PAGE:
By Breeana Greenberg, Special to the Independent
The Orange County District Attorney’s Office found significant evidence Laguna Beach city councilmembers violated the Brown Act during a June 29 closed session discussion of Hotel Laguna and subsequent leaks.
In a Sept. 23 letter, Senior Deputy District Attorney Steven Schriver wrote that councilmembers failed to properly notify the public of the closed session and scope of the item discussed in the meeting. Schriver also noted that Councilmember George Weiss violated the Brown Act by disclosing confidential information with the public. Weiss has admitted to sharing confidential information about Hotel Laguna’s stop-work order with environmental advocate Mark Fudge and former mayor Paul Freeman.
“Well, I think it’s a victory for transparency,” Weiss said. “I unfortunately don’t necessarily like the circumstances under which that’s achieved, but it’s a good thing.”
Mayor Bob Whalen declined to comment and City Attorney Phil Kohn was not available to respond to a request Friday.
City officials have reached out to the District Attorney’s Office to review the evidence, discuss their findings, and the safeguards being proposed, City Manager Shohreh Dupuis said in a prepared statement.
“We regret that we received this letter from the District Attorney without having the opportunity to first discuss the matter with them and our City Attorney,” Dupuis said.
Violations of the Brown Act undermine government transparency and citizen’s faith in their government’s legislative process, Schriver wrote in the letter.
“I take responsibility for what I did, but I didn’t violate the Brown Act,” Weiss said. “When I couldn’t get an answer about what happened in closed session in follow up emails on the renovation of Hotel Laguna, or, an explanation of why the Planning Commission, Coastal Commission wouldn’t review this stuff, I had to go out and look to ask people, but my talking to those people didn’t actually violate the Brown Act because it wasn’t a protected topic.”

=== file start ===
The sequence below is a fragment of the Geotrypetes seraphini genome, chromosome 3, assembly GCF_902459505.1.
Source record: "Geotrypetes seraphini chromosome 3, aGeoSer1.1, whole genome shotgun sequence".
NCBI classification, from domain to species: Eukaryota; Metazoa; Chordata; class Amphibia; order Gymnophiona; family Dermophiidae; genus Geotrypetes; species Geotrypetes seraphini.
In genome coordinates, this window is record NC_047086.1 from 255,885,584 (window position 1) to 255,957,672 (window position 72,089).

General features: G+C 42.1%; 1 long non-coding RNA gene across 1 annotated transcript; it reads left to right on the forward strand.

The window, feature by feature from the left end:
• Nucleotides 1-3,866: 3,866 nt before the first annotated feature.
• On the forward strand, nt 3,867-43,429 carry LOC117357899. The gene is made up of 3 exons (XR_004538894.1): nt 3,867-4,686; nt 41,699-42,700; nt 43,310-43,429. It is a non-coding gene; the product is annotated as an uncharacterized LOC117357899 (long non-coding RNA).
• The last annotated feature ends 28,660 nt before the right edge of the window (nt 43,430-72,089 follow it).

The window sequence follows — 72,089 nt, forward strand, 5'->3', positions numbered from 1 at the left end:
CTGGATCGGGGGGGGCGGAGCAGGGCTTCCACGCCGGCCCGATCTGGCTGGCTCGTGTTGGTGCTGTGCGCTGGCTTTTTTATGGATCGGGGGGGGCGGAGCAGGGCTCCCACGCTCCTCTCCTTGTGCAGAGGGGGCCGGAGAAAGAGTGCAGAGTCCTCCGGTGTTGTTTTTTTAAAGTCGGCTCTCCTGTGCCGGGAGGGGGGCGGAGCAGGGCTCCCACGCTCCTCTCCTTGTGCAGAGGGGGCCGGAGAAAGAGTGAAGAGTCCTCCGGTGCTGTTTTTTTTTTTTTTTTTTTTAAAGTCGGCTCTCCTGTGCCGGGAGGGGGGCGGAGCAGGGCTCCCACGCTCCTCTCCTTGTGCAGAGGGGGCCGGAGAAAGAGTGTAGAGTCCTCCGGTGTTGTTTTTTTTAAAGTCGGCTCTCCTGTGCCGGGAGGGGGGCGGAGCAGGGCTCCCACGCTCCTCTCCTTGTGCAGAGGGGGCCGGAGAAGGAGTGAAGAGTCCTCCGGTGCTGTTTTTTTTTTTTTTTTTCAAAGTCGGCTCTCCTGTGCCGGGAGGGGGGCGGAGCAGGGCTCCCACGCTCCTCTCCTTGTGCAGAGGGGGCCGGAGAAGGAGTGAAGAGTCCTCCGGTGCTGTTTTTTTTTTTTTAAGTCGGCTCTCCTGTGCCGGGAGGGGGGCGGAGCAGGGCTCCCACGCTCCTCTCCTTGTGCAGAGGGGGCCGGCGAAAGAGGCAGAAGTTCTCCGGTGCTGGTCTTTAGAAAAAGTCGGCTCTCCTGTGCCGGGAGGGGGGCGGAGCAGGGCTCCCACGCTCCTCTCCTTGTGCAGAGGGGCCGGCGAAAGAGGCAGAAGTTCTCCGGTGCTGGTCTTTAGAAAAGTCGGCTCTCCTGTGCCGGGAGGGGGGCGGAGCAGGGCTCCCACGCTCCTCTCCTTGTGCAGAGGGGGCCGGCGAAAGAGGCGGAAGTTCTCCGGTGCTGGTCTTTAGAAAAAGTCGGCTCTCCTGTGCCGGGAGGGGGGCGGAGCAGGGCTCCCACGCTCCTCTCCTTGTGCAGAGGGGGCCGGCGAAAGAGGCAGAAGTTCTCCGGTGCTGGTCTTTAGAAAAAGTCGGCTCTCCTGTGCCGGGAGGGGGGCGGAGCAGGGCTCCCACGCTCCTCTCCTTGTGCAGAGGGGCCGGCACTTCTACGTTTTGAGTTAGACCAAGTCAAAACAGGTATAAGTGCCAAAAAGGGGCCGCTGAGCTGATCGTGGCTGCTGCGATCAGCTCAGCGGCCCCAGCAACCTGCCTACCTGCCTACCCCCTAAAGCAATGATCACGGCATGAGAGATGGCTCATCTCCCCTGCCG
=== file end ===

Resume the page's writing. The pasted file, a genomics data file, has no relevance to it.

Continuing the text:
The City Council voted 3-2 on Aug. 10 to censure Weiss for disclosing information from a closed session meeting about Hotel Laguna. Weiss has defended his actions, saying the closed session’s agenda noticed discussion of litigation regarding Hotel Laguna but the City Council was instead asked to concur with staffers’ decision to partially withdraw a stop-work order at the historic hotel.
In his lettter to Weiss, Schriver reiterated closed session proceedings are endowed with the privilege of confidentiality.
“This allows attendees to speak with candor, debate freely, and gather necessary information without risk of public reprobation,” Schriver wrote.
The letter outlines safeguards that City Council is required to follow in order to prevent future public meeting law violations to avoid further action by prosecutors:
- The City Council must properly notice and conduct closed session meetings
- Record its closed sessions for six months
- Retain those recordings for one year
Fudge said Friday that more needed to be done to improve trust and transparency at city hall.
“It’s a good start, but it doesn’t solve the problem,” Fudge said. “And the problem is that the City made decisions in the dark of the night behind closed doors, shutting the public out from participation. And then proceeded with those plans and permits for a hotel to open. And right now the District Attorney didn’t suggest that we reverse this process, just said that there’s substantial evidence of it, and they won’t go any further, if everyone follows the rules.”
Weiss felt that the OCDA letter noting that the closed session may have violated the Brown Act will help improve transparency.
“I think this is good news for the city, good news for the residents,” Weiss said. “I ran on a platform to provide more transparency to how the city operates and clearly this identifies issues related to that that have to be addressed. Hopefully, we can work as a better city council and work more collaboratively than we’ve been over the last year.”View Our User Comment Policy